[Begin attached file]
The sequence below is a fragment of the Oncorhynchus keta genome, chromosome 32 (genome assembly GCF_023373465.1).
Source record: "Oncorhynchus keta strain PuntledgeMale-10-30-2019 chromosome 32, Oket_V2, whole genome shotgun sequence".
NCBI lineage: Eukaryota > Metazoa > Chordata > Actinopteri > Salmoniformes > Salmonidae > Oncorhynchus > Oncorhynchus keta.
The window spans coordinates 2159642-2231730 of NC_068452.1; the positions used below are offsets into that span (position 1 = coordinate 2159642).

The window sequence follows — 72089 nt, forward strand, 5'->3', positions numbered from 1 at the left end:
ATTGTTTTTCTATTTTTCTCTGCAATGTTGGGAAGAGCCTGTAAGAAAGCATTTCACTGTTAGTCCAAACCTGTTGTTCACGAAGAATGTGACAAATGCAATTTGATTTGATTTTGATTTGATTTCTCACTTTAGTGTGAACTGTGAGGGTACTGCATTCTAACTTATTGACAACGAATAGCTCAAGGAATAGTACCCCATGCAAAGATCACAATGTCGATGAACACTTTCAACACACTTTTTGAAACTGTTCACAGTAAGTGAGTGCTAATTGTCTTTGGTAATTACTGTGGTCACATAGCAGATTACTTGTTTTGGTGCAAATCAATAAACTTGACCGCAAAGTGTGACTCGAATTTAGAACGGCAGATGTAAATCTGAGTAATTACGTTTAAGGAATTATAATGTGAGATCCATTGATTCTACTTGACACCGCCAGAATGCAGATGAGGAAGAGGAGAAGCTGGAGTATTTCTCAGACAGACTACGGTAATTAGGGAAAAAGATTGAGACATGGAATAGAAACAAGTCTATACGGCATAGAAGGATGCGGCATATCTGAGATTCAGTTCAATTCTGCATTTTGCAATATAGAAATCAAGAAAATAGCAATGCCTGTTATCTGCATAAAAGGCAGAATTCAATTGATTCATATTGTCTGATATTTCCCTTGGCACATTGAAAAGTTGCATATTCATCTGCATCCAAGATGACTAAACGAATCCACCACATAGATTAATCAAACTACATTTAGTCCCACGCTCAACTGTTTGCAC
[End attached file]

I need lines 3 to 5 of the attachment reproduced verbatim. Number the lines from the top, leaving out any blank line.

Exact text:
NCBI lineage: Eukaryota > Metazoa > Chordata > Actinopteri > Salmoniformes > Salmonidae > Oncorhynchus > Oncorhynchus keta.
The window spans coordinates 2159642-2231730 of NC_068452.1; the positions used below are offsets into that span (position 1 = coordinate 2159642).

The window sequence follows — 72089 nt, forward strand, 5'->3', positions numbered from 1 at the left end: